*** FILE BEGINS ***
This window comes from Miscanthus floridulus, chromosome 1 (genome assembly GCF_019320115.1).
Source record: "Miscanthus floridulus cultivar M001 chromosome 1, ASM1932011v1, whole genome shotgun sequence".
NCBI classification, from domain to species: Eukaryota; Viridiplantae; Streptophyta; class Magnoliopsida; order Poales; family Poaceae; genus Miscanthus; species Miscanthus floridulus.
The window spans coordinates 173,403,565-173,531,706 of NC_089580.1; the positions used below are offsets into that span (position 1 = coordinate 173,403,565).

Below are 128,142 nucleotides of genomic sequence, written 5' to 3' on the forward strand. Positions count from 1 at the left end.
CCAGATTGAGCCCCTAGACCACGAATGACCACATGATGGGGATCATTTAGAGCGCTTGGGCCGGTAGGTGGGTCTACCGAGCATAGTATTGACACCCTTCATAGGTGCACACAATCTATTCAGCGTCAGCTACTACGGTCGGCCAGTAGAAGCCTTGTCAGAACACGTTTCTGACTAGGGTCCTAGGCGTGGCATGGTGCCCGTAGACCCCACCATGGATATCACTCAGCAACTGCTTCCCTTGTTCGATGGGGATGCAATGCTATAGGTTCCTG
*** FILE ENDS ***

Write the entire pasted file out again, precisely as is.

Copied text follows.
This window comes from Miscanthus floridulus, chromosome 1 (genome assembly GCF_019320115.1).
Source record: "Miscanthus floridulus cultivar M001 chromosome 1, ASM1932011v1, whole genome shotgun sequence".
NCBI classification, from domain to species: Eukaryota; Viridiplantae; Streptophyta; class Magnoliopsida; order Poales; family Poaceae; genus Miscanthus; species Miscanthus floridulus.
The window spans coordinates 173,403,565-173,531,706 of NC_089580.1; the positions used below are offsets into that span (position 1 = coordinate 173,403,565).

Below are 128,142 nucleotides of genomic sequence, written 5' to 3' on the forward strand. Positions count from 1 at the left end.
CCAGATTGAGCCCCTAGACCACGAATGACCACATGATGGGGATCATTTAGAGCGCTTGGGCCGGTAGGTGGGTCTACCGAGCATAGTATTGACACCCTTCATAGGTGCACACAATCTATTCAGCGTCAGCTACTACGGTCGGCCAGTAGAAGCCTTGTCAGAACACGTTTCTGACTAGGGTCCTAGGCGTGGCATGGTGCCCGTAGACCCCACCATGGATATCACTCAGCAACTGCTTCCCTTGTTCGATGGGGATGCAATGCTATAGGTTCCTG